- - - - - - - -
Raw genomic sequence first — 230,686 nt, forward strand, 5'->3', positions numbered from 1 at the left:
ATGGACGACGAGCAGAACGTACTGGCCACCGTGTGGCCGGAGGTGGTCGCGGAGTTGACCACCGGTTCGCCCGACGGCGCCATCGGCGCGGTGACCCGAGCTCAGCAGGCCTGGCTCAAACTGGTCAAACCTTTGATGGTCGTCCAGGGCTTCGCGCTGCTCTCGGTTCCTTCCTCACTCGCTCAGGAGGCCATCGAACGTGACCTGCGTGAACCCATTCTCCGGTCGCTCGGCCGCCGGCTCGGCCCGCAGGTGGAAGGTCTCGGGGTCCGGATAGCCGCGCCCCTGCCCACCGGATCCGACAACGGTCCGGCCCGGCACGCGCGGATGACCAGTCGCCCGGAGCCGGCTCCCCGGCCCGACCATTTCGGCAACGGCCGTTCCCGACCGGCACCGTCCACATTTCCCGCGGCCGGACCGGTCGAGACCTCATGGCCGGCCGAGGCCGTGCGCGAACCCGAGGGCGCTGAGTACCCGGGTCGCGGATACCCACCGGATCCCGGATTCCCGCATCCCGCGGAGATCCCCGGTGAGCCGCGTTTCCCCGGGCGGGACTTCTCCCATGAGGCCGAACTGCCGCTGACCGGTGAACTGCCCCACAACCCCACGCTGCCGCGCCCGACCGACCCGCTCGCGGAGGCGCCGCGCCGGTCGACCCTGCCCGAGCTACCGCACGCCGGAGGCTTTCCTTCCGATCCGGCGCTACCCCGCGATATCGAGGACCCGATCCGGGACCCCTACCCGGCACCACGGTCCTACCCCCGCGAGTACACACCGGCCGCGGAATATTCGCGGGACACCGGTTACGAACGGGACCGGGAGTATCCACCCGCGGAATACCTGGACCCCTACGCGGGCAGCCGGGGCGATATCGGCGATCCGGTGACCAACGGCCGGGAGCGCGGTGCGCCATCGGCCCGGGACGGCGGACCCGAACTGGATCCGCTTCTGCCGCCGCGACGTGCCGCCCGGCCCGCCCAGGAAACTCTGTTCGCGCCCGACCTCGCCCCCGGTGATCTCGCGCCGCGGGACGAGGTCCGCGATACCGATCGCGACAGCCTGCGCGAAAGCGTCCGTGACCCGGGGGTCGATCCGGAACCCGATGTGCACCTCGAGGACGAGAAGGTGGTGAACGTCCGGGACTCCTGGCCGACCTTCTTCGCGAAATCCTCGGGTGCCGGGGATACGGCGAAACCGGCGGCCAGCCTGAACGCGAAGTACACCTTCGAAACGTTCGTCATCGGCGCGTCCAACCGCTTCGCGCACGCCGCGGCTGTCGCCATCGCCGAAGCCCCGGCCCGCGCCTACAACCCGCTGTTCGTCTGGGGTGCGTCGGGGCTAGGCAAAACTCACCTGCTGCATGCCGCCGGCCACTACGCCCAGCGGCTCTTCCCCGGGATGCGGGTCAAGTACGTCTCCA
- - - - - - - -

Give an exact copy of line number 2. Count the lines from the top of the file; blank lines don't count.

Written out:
ATGGACGACGAGCAGAACGTACTGGCCACCGTGTGGCCGGAGGTGGTCGCGGAGTTGACCACCGGTTCGCCCGACGGCGCCATCGGCGCGGTGACCCGAGCTCAGCAGGCCTGGCTCAAACTGGTCAAACCTTTGATGGTCGTCCAGGGCTTCGCGCTGCTCTCGGTTCCTTCCTCACTCGCTCAGGAGGCCATCGAACGTGACCTGCGTGAACCCATTCTCCGGTCGCTCGGCCGCCGGCTCGGCCCGCAGGTGGAAGGTCTCGGGGTCCGGATAGCCGCGCCCCTGCCCACCGGATCCGACAACGGTCCGGCCCGGCACGCGCGGATGACCAGTCGCCCGGAGCCGGCTCCCCGGCCCGACCATTTCGGCAACGGCCGTTCCCGACCGGCACCGTCCACATTTCCCGCGGCCGGACCGGTCGAGACCTCATGGCCGGCCGAGGCCGTGCGCGAACCCGAGGGCGCTGAGTACCCGGGTCGCGGATACCCACCGGATCCCGGATTCCCGCATCCCGCGGAGATCCCCGGTGAGCCGCGTTTCCCCGGGCGGGACTTCTCCCATGAGGCCGAACTGCCGCTGACCGGTGAACTGCCCCACAACCCCACGCTGCCGCGCCCGACCGACCCGCTCGCGGAGGCGCCGCGCCGGTCGACCCTGCCCGAGCTACCGCACGCCGGAGGCTTTCCTTCCGATCCGGCGCTACCCCGCGATATCGAGGACCCGATCCGGGACCCCTACCCGGCACCACGGTCCTACCCCCGCGAGTACACACCGGCCGCGGAATATTCGCGGGACACCGGTTACGAACGGGACCGGGAGTATCCACCCGCGGAATACCTGGACCCCTACGCGGGCAGCCGGGGCGATATCGGCGATCCGGTGACCAACGGCCGGGAGCGCGGTGCGCCATCGGCCCGGGACGGCGGACCCGAACTGGATCCGCTTCTGCCGCCGCGACGTGCCGCCCGGCCCGCCCAGGAAACTCTGTTCGCGCCCGACCTCGCCCCCGGTGATCTCGCGCCGCGGGACGAGGTCCGCGATACCGATCGCGACAGCCTGCGCGAAAGCGTCCGTGACCCGGGGGTCGATCCGGAACCCGATGTGCACCTCGAGGACGAGAAGGTGGTGAACGTCCGGGACTCCTGGCCGACCTTCTTCGCGAAATCCTCGGGTGCCGGGGATACGGCGAAACCGGCGGCCAGCCTGAACGCGAAGTACACCTTCGAAACGTTCGTCATCGGCGCGTCCAACCGCTTCGCGCACGCCGCGGCTGTCGCCATCGCCGAAGCCCCGGCCCGCGCCTACAACCCGCTGTTCGTCTGGGGTGCGTCGGGGCTAGGCAAAACTCACCTGCTGCATGCCGCCGGCCACTACGCCCAGCGGCTCTTCCCCGGGATGCGGGTCAAGTACGTCTCCA